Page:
With COVID-19 putting a strain on in-person classes, a lot of students are suffering when it comes to learning. One such group is students who are studying to become the next generation’s teachers.
College students in the Elementary and Early Education department at Winona State University are having to do supplemental work instead of being in the classroom and working with children.
According to Daniel Kirk, Dean of the WSU College of Education, 516 students are enrolled in the Elementary and Early Education department.
Those 516 students are missing out on vital time of working in person with children, and many within the next few semesters will start their actual semester of student teaching.
Dr. Mary Anderson, a professor in the Elementary and Early Education department, said she is optimistic for her students to begin student teaching.
“I think they are going to be well prepared with their content,” Anderson said. “What I can’t replicate is the actual child or group of children.”
Dr. Anderson said while students are not able to work in the field, they are doing well with online learning.
“With the work students did last semester and are continuing to do this semester, I have not seen any signs of their academic work lacking at all,” Anderson said. “In fact, I might make a case that they might even be a little bit stronger.”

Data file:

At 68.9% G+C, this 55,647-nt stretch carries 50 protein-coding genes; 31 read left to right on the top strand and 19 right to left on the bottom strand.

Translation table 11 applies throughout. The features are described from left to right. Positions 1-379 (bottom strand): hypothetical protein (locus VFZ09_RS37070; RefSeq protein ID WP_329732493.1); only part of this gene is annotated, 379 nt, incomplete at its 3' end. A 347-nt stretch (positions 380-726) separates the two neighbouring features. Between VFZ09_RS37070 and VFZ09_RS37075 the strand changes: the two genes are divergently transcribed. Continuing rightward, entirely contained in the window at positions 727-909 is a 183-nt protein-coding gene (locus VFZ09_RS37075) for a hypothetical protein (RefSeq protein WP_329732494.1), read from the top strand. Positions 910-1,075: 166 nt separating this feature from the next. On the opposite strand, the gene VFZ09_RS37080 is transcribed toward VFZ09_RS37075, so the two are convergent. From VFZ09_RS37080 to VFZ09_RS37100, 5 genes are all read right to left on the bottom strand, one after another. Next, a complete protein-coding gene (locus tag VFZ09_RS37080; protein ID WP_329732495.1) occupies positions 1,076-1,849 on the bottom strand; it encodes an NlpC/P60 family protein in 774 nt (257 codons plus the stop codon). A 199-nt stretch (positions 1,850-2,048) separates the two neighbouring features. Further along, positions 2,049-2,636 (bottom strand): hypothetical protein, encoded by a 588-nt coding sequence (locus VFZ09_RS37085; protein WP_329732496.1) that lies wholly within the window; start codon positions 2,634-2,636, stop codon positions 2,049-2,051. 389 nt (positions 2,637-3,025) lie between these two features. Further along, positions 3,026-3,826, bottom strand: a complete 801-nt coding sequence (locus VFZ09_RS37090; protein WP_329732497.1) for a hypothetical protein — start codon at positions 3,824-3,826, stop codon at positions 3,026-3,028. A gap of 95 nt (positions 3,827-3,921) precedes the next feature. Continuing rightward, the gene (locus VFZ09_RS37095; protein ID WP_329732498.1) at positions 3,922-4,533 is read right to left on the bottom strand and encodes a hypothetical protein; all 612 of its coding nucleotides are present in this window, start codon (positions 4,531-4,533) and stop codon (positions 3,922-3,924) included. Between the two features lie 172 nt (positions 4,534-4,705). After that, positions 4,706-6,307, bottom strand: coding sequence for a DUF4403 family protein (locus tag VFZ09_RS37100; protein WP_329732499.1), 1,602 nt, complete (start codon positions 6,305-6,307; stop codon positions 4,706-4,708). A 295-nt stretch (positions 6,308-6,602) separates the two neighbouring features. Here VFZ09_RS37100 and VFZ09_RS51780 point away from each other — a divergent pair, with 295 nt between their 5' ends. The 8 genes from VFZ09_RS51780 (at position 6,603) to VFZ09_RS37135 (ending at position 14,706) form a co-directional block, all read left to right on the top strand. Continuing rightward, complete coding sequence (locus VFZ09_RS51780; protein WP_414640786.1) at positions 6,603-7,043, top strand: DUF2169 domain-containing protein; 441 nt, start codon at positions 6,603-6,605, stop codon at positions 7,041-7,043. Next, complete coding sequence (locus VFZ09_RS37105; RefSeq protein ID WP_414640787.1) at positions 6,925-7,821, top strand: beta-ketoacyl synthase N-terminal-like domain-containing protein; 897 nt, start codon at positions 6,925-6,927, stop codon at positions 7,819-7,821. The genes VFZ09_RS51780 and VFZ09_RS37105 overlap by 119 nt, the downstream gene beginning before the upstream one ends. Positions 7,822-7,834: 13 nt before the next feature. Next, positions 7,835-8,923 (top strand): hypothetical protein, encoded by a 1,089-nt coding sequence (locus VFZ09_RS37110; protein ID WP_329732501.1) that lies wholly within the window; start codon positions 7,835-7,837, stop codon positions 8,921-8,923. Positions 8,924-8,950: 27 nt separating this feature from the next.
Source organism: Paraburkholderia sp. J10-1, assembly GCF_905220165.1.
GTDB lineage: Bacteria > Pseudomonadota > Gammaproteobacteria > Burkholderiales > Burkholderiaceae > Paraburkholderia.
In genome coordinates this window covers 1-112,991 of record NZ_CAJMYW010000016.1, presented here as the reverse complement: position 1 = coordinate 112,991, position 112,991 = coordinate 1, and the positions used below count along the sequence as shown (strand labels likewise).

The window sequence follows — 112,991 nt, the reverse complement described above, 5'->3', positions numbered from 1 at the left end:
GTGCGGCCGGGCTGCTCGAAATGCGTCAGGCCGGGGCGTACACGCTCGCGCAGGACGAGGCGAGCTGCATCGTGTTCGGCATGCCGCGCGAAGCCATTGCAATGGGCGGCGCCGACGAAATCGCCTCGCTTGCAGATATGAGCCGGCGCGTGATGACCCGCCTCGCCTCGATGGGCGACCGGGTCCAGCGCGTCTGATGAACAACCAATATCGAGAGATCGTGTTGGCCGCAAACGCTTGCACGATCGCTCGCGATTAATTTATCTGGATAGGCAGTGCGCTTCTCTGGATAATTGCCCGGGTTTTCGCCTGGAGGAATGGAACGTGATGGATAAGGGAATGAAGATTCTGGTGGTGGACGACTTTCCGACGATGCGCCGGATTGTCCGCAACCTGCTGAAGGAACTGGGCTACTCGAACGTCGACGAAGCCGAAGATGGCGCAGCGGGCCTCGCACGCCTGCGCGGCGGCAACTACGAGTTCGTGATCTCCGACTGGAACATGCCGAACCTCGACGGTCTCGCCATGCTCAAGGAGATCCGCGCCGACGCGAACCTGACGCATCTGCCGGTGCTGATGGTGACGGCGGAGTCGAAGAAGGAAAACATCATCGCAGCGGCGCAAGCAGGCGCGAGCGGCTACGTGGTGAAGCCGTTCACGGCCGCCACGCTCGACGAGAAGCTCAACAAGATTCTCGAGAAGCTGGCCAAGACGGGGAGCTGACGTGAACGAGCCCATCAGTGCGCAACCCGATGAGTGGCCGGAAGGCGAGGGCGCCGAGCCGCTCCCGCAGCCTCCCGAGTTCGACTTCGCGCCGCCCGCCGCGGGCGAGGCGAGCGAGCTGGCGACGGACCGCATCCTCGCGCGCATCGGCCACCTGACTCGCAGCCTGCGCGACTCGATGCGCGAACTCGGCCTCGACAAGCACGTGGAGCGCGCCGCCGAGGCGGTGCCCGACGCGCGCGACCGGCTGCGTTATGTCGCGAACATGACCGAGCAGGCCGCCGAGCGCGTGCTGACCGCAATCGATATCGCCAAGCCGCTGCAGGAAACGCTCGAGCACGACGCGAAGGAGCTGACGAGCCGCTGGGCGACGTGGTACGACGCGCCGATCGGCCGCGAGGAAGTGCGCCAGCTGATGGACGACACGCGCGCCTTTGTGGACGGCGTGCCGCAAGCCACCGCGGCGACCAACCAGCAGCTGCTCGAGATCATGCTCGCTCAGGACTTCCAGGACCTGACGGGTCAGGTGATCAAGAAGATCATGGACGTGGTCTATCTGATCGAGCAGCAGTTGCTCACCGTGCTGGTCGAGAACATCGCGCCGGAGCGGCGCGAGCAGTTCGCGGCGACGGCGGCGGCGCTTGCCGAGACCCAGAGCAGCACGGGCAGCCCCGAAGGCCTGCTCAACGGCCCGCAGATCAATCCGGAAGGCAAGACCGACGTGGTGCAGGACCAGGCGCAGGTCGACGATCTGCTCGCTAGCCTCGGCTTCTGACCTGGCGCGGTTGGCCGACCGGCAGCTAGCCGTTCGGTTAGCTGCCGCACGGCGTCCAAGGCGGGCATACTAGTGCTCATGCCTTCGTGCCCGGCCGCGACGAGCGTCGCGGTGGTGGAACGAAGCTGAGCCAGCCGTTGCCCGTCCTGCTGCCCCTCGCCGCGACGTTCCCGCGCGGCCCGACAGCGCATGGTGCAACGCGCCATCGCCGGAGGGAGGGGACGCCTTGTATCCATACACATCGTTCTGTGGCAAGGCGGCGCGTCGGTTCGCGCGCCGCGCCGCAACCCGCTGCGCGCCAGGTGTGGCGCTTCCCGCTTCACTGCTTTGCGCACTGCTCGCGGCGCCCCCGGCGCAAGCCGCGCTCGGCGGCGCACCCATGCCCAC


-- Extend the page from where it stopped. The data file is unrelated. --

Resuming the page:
Payton Portugue an early education major for three semesters will begin student teaching this fall. Portugue selecting a school where she will student teach in the fall.
The education department offers a variety of classes to prepare students for teaching and working with children in a classroom environment.
Since COVID-19 started, these students have not been able to get into any of the local classrooms to work with kids.
“COVID-19 has severely cut down the time we get to spend working with kids in a classroom and building those classroom management skills,” Portugue said.
Portugue said instead of field experience, Winona State University has provided alternative methods like observational videos.
“I feel like I’ll never be one hundred percent prepared,” Portugue said. “I think that Winona has provided me with a lot of different skills and opportunities, so I think I’ll fit in pretty well.”
Hannah Seifert, an education major for three semesters at WSU delayed her field experience after studying abroad for a semester.
“I’ve been able to take all my classes,” Siefert said. “I haven’t been able to do any of the field experience which is a challenge.”
Siefert described the requirements all education students need in order to begin student teaching.
“Minnesota requires 100 hours of field experience in order to student teach, where 50 of those hours can be supplemental,” Siefert said.
Siefert is optimistic to begin student teaching even though she never had field experience due to COVID-19.
“I think by the time I’m done with student teaching I’ll be prepared since we’re learning all the material now,” Siefert said. “I’m hoping by next spring I’ll be able to student teach in person.”